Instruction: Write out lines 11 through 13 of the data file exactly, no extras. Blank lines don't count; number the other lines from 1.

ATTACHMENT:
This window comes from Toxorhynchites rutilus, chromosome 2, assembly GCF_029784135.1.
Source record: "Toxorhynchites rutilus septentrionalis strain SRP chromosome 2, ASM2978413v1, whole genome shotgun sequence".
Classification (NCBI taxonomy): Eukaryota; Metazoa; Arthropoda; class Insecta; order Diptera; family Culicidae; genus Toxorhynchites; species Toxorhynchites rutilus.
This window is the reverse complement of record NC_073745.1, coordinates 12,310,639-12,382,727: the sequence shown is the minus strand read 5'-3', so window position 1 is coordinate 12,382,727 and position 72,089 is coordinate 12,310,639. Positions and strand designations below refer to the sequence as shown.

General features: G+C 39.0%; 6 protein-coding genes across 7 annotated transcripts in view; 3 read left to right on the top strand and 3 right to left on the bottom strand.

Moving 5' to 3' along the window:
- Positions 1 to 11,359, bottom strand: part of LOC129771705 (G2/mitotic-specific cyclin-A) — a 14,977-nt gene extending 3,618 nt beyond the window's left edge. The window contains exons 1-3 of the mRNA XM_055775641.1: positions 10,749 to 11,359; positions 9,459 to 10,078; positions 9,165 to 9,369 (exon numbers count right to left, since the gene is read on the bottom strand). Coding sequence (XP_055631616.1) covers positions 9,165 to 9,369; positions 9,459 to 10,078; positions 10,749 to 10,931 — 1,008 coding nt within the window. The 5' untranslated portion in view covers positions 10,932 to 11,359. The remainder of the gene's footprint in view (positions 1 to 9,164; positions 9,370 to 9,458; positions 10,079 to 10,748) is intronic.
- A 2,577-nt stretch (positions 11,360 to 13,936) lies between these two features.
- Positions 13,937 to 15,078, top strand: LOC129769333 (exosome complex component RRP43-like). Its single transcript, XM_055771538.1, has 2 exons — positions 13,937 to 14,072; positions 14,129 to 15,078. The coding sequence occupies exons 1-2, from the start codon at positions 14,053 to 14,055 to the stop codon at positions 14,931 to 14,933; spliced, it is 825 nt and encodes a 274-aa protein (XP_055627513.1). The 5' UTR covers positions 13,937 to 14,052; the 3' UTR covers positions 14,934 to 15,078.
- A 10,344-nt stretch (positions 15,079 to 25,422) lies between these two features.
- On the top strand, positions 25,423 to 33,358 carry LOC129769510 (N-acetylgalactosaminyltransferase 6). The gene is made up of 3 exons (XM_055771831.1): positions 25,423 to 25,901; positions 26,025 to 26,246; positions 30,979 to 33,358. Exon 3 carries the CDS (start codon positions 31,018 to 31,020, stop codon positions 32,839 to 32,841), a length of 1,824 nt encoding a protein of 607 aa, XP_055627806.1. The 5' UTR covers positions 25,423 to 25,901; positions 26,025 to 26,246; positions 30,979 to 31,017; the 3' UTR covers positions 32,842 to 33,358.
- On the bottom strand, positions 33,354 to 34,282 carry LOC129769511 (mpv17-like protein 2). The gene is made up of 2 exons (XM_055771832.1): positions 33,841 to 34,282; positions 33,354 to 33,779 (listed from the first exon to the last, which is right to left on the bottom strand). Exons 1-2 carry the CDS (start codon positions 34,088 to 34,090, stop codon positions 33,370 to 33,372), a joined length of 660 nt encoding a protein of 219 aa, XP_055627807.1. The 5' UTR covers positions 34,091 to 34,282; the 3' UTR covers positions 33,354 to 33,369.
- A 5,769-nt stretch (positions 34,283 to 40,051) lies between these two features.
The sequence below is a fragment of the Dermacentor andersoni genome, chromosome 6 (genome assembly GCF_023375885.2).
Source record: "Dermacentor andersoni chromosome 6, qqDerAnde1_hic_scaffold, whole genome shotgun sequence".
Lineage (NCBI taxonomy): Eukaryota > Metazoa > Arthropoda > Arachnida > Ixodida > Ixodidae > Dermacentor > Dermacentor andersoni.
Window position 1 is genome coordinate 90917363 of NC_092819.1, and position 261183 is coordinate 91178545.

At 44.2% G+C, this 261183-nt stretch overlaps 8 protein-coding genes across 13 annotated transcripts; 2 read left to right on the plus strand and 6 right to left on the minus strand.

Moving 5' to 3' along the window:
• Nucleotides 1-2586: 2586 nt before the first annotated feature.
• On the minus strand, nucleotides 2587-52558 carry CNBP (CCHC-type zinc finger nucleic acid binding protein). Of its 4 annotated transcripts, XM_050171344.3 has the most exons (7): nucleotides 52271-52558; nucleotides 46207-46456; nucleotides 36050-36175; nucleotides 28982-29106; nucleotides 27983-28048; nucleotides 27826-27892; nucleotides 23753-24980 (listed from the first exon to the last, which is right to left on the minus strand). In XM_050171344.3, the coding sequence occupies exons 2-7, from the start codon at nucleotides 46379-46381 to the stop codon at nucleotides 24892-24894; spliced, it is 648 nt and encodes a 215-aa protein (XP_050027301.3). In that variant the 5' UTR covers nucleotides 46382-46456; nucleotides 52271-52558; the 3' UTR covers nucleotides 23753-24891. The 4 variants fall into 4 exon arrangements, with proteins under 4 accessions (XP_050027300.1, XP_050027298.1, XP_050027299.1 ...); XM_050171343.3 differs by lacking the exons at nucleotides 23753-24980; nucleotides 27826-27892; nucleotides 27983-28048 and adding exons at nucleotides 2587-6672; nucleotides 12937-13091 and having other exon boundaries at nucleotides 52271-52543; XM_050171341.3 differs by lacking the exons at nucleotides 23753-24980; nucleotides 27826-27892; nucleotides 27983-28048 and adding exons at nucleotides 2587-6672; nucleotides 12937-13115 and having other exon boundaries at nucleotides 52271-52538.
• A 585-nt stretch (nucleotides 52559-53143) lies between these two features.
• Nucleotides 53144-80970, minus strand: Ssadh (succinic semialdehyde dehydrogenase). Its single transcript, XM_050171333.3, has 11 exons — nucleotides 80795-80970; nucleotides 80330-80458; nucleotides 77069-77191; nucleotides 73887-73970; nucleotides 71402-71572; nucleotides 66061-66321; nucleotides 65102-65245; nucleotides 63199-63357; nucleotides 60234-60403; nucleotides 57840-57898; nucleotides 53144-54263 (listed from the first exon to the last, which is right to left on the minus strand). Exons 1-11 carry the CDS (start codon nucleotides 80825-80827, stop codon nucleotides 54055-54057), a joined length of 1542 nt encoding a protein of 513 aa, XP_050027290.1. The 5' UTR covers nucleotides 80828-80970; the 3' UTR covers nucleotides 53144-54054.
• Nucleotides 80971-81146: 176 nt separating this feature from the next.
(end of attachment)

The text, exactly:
- On the top strand, positions 25,423 to 33,358 carry LOC129769510 (N-acetylgalactosaminyltransferase 6). The gene is made up of 3 exons (XM_055771831.1): positions 25,423 to 25,901; positions 26,025 to 26,246; positions 30,979 to 33,358. Exon 3 carries the CDS (start codon positions 31,018 to 31,020, stop codon positions 32,839 to 32,841), a length of 1,824 nt encoding a protein of 607 aa, XP_055627806.1. The 5' UTR covers positions 25,423 to 25,901; positions 26,025 to 26,246; positions 30,979 to 31,017; the 3' UTR covers positions 32,842 to 33,358.
- On the bottom strand, positions 33,354 to 34,282 carry LOC129769511 (mpv17-like protein 2). The gene is made up of 2 exons (XM_055771832.1): positions 33,841 to 34,282; positions 33,354 to 33,779 (listed from the first exon to the last, which is right to left on the bottom strand). Exons 1-2 carry the CDS (start codon positions 34,088 to 34,090, stop codon positions 33,370 to 33,372), a joined length of 660 nt encoding a protein of 219 aa, XP_055627807.1. The 5' UTR covers positions 34,091 to 34,282; the 3' UTR covers positions 33,354 to 33,369.
- A 5,769-nt stretch (positions 34,283 to 40,051) lies between these two features.